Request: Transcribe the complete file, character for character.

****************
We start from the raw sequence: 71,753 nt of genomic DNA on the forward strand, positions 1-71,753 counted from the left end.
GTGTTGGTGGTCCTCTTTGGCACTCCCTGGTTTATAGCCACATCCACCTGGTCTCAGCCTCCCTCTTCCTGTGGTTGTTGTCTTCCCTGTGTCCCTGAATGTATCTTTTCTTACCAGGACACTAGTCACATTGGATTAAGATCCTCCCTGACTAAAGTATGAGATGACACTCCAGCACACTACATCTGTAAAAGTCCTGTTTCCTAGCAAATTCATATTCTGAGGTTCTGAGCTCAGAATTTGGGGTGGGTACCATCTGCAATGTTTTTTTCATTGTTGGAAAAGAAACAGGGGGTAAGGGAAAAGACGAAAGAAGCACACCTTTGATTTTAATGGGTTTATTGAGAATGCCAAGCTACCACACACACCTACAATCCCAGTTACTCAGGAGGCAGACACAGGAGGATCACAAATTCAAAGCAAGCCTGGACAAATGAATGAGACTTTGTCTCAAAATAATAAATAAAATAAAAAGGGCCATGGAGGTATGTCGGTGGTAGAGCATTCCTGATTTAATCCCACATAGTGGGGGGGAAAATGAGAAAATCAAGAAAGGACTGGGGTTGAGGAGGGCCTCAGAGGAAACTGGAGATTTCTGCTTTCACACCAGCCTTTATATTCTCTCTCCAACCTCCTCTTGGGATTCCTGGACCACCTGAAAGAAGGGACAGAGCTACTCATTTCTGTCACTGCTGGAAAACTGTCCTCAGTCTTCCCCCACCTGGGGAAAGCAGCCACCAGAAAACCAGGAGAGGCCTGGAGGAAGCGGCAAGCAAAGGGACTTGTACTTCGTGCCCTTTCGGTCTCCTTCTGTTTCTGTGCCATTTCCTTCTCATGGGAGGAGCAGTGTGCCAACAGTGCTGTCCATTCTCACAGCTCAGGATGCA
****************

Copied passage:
We start from the raw sequence: 71,753 nt of genomic DNA on the forward strand, positions 1-71,753 counted from the left end.
GTGTTGGTGGTCCTCTTTGGCACTCCCTGGTTTATAGCCACATCCACCTGGTCTCAGCCTCCCTCTTCCTGTGGTTGTTGTCTTCCCTGTGTCCCTGAATGTATCTTTTCTTACCAGGACACTAGTCACATTGGATTAAGATCCTCCCTGACTAAAGTATGAGATGACACTCCAGCACACTACATCTGTAAAAGTCCTGTTTCCTAGCAAATTCATATTCTGAGGTTCTGAGCTCAGAATTTGGGGTGGGTACCATCTGCAATGTTTTTTTCATTGTTGGAAAAGAAACAGGGGGTAAGGGAAAAGACGAAAGAAGCACACCTTTGATTTTAATGGGTTTATTGAGAATGCCAAGCTACCACACACACCTACAATCCCAGTTACTCAGGAGGCAGACACAGGAGGATCACAAATTCAAAGCAAGCCTGGACAAATGAATGAGACTTTGTCTCAAAATAATAAATAAAATAAAAAGGGCCATGGAGGTATGTCGGTGGTAGAGCATTCCTGATTTAATCCCACATAGTGGGGGGGAAAATGAGAAAATCAAGAAAGGACTGGGGTTGAGGAGGGCCTCAGAGGAAACTGGAGATTTCTGCTTTCACACCAGCCTTTATATTCTCTCTCCAACCTCCTCTTGGGATTCCTGGACCACCTGAAAGAAGGGACAGAGCTACTCATTTCTGTCACTGCTGGAAAACTGTCCTCAGTCTTCCCCCACCTGGGGAAAGCAGCCACCAGAAAACCAGGAGAGGCCTGGAGGAAGCGGCAAGCAAAGGGACTTGTACTTCGTGCCCTTTCGGTCTCCTTCTGTTTCTGTGCCATTTCCTTCTCATGGGAGGAGCAGTGTGCCAACAGTGCTGTCCATTCTCACAGCTCAGGATGCA